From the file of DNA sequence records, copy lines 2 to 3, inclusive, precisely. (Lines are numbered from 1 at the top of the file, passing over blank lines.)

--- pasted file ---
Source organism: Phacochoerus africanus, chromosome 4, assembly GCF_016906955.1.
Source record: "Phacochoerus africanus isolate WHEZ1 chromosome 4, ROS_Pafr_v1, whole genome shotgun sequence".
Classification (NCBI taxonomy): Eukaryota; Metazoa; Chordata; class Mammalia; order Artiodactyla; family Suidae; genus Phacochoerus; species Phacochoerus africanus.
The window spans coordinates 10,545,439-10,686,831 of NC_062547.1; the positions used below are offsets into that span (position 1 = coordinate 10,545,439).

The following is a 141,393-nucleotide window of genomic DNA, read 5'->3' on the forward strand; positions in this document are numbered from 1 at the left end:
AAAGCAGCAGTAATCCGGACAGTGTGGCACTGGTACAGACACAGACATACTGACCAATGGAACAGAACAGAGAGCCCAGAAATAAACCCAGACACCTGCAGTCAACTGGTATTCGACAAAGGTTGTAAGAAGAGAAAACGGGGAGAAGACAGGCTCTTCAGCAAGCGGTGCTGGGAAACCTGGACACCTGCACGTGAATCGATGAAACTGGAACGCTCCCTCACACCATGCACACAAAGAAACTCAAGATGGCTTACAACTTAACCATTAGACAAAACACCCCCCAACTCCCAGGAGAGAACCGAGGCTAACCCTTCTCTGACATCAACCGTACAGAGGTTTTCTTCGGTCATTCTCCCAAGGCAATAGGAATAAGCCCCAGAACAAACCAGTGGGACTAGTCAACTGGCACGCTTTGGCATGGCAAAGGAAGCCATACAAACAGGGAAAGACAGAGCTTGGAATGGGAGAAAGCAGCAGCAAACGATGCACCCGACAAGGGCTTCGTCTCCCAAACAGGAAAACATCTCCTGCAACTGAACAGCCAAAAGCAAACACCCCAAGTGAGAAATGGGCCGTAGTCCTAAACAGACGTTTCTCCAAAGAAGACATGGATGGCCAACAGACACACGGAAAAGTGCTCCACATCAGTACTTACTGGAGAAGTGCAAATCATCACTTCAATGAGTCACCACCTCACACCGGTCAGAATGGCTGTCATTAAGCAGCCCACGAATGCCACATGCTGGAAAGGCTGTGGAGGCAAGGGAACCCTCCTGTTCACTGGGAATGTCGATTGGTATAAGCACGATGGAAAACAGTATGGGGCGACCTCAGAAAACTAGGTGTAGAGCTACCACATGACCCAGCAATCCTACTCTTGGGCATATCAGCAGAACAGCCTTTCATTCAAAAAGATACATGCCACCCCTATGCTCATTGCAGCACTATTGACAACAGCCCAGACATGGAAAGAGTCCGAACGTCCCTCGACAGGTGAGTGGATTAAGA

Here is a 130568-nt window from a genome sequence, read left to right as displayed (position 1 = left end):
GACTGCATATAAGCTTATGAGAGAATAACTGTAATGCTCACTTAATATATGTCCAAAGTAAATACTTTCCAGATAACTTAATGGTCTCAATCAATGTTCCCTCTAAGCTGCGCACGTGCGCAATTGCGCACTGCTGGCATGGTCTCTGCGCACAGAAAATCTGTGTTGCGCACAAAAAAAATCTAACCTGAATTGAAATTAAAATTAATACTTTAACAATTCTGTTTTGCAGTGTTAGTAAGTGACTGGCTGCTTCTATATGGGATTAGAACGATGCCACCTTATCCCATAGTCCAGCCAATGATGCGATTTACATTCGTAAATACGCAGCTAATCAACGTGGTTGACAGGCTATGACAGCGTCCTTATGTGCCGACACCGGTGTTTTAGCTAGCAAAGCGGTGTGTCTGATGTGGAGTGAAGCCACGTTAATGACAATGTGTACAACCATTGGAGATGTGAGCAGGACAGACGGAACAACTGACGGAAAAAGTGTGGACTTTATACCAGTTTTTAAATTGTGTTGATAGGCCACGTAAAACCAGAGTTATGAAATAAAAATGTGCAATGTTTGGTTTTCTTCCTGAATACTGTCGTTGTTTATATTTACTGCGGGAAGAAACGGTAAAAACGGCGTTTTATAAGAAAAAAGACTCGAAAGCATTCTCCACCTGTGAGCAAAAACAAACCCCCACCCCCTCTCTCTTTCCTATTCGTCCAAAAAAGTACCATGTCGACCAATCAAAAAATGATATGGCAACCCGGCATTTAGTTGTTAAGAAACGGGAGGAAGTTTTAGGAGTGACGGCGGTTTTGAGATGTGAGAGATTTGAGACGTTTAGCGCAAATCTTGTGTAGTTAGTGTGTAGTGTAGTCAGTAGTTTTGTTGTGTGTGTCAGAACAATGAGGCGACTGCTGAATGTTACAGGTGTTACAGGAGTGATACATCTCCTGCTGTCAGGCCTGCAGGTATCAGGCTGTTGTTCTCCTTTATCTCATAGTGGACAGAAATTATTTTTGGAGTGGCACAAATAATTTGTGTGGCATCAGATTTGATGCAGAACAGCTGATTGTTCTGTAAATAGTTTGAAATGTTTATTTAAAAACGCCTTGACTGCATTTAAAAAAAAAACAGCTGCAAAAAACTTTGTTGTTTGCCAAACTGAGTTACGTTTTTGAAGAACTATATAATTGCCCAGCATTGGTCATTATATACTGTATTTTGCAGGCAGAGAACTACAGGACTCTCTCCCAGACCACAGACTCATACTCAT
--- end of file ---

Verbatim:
Source record: "Phacochoerus africanus isolate WHEZ1 chromosome 4, ROS_Pafr_v1, whole genome shotgun sequence".
Classification (NCBI taxonomy): Eukaryota; Metazoa; Chordata; class Mammalia; order Artiodactyla; family Suidae; genus Phacochoerus; species Phacochoerus africanus.